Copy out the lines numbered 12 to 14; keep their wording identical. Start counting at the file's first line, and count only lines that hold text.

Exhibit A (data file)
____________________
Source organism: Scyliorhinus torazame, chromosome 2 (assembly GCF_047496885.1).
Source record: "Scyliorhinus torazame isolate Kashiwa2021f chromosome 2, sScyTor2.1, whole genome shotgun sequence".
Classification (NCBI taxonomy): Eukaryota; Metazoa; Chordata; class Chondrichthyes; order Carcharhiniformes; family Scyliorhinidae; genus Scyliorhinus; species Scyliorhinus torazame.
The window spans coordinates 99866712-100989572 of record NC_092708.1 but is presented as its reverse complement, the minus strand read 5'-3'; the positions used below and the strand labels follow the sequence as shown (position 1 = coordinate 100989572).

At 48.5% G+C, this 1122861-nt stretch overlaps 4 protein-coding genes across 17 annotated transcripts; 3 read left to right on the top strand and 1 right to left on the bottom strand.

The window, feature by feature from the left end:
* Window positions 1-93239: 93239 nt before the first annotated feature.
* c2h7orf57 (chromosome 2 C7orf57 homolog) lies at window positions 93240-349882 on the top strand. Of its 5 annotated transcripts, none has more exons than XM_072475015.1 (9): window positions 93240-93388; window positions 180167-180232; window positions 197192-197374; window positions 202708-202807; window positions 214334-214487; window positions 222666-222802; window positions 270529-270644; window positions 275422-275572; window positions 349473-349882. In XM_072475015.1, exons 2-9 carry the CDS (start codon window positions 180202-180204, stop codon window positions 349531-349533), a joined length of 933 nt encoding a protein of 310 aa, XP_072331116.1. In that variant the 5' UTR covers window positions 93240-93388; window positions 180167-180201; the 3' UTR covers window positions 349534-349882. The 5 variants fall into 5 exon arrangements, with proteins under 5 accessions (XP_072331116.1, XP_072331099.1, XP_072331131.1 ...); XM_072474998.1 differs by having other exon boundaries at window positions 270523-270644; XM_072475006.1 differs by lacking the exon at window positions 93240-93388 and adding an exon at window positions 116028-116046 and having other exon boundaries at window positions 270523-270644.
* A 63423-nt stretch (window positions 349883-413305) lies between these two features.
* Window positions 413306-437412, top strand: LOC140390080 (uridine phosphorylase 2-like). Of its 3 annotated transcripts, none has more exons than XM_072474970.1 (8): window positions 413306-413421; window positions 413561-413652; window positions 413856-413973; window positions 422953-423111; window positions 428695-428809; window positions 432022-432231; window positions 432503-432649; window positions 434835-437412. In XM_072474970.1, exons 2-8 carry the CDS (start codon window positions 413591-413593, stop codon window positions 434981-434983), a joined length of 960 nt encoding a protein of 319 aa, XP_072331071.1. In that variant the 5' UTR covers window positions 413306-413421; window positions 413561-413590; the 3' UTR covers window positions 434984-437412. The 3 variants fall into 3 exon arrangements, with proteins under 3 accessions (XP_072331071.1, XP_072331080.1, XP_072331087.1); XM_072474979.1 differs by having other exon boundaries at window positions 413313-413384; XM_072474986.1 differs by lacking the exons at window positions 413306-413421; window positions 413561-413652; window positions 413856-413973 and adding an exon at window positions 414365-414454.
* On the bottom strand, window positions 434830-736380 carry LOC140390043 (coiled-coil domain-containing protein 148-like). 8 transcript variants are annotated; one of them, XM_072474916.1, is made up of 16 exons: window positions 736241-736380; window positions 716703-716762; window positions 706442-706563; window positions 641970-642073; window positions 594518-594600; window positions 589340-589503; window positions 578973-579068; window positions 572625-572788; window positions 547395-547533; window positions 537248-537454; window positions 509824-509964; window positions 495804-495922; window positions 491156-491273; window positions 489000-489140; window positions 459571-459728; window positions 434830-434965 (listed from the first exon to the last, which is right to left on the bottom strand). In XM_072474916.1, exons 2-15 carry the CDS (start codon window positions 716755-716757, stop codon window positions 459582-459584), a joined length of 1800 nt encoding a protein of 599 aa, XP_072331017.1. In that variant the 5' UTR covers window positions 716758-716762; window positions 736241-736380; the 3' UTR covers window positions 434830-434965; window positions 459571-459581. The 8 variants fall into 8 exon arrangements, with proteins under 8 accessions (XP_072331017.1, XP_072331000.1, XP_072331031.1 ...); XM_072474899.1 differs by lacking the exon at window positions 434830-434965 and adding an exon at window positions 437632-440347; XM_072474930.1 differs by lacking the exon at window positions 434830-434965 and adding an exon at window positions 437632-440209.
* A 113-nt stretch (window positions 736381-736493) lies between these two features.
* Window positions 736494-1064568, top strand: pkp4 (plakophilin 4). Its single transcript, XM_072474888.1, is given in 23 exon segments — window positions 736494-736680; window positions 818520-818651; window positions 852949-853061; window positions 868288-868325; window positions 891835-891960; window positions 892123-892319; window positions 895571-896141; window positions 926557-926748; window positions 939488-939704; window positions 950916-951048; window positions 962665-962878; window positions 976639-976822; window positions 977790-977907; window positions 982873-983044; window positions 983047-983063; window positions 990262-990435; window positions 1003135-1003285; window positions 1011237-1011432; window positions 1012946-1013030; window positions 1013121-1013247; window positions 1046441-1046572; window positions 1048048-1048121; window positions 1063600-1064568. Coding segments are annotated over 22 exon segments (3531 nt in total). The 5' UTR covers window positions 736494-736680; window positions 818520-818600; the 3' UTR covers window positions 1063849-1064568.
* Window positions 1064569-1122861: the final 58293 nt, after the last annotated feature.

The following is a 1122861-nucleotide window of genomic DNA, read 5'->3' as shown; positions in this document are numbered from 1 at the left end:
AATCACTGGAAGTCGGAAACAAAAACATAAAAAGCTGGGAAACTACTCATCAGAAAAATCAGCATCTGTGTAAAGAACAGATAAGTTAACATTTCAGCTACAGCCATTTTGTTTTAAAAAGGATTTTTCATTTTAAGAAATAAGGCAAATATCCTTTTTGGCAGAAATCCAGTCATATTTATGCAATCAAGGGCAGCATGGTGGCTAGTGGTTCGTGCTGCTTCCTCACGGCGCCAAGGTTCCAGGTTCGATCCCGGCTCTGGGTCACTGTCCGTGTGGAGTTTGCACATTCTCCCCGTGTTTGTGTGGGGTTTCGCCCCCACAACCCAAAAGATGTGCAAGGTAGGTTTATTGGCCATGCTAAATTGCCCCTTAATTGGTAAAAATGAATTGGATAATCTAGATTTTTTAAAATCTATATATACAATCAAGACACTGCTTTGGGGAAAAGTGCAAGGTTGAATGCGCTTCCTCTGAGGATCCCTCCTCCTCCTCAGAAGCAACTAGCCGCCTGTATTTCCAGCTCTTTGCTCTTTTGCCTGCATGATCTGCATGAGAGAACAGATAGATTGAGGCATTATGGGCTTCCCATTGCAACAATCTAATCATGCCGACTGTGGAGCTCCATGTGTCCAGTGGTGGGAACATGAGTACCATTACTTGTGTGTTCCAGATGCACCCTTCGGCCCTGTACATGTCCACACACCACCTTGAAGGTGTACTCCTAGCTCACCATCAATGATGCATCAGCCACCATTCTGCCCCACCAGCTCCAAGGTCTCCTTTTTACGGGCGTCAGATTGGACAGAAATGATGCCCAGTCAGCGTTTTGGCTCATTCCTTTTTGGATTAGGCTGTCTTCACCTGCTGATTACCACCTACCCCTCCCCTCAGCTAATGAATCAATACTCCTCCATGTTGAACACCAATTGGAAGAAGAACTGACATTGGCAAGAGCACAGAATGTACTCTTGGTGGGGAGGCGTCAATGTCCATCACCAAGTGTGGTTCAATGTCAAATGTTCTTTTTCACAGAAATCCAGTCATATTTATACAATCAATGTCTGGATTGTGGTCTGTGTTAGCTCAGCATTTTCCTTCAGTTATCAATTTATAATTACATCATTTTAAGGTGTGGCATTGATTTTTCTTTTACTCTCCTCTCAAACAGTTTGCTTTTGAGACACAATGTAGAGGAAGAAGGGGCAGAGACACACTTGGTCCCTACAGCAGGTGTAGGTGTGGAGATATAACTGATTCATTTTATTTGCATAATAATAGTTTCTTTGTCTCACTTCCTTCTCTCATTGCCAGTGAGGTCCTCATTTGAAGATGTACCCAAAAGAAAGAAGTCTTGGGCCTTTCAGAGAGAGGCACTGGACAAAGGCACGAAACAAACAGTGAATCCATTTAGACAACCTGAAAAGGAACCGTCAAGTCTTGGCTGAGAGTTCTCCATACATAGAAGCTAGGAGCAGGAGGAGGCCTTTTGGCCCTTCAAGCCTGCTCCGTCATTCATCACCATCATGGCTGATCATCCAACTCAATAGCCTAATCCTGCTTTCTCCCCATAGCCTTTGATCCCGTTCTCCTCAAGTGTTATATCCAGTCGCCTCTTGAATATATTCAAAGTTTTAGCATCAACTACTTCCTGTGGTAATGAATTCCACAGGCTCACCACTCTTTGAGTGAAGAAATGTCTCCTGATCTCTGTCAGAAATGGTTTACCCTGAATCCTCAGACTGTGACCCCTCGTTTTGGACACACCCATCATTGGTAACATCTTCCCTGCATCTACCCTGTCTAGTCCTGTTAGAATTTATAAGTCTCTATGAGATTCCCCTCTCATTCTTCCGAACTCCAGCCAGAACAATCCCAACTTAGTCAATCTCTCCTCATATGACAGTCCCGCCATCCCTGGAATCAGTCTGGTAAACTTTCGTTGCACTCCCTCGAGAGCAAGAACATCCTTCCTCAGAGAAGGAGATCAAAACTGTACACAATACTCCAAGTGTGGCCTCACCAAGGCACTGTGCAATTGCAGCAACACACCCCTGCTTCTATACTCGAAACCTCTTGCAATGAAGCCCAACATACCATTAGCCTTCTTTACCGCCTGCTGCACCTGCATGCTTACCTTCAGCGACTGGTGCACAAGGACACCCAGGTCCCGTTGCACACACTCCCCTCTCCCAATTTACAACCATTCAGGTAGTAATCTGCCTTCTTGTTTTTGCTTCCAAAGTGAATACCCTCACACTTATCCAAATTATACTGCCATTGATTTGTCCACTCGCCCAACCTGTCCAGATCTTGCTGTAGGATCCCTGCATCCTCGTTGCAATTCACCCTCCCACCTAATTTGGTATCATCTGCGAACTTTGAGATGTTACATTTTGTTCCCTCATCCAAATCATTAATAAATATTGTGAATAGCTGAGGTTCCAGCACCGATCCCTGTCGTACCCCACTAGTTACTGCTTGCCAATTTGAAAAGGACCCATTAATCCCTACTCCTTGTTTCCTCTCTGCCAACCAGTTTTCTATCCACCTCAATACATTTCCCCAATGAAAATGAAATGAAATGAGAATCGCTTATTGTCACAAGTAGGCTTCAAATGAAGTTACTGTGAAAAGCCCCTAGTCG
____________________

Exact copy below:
* A 113-nt stretch (window positions 736381-736493) lies between these two features.
* Window positions 736494-1064568, top strand: pkp4 (plakophilin 4). Its single transcript, XM_072474888.1, is given in 23 exon segments — window positions 736494-736680; window positions 818520-818651; window positions 852949-853061; window positions 868288-868325; window positions 891835-891960; window positions 892123-892319; window positions 895571-896141; window positions 926557-926748; window positions 939488-939704; window positions 950916-951048; window positions 962665-962878; window positions 976639-976822; window positions 977790-977907; window positions 982873-983044; window positions 983047-983063; window positions 990262-990435; window positions 1003135-1003285; window positions 1011237-1011432; window positions 1012946-1013030; window positions 1013121-1013247; window positions 1046441-1046572; window positions 1048048-1048121; window positions 1063600-1064568. Coding segments are annotated over 22 exon segments (3531 nt in total). The 5' UTR covers window positions 736494-736680; window positions 818520-818600; the 3' UTR covers window positions 1063849-1064568.
* Window positions 1064569-1122861: the final 58293 nt, after the last annotated feature.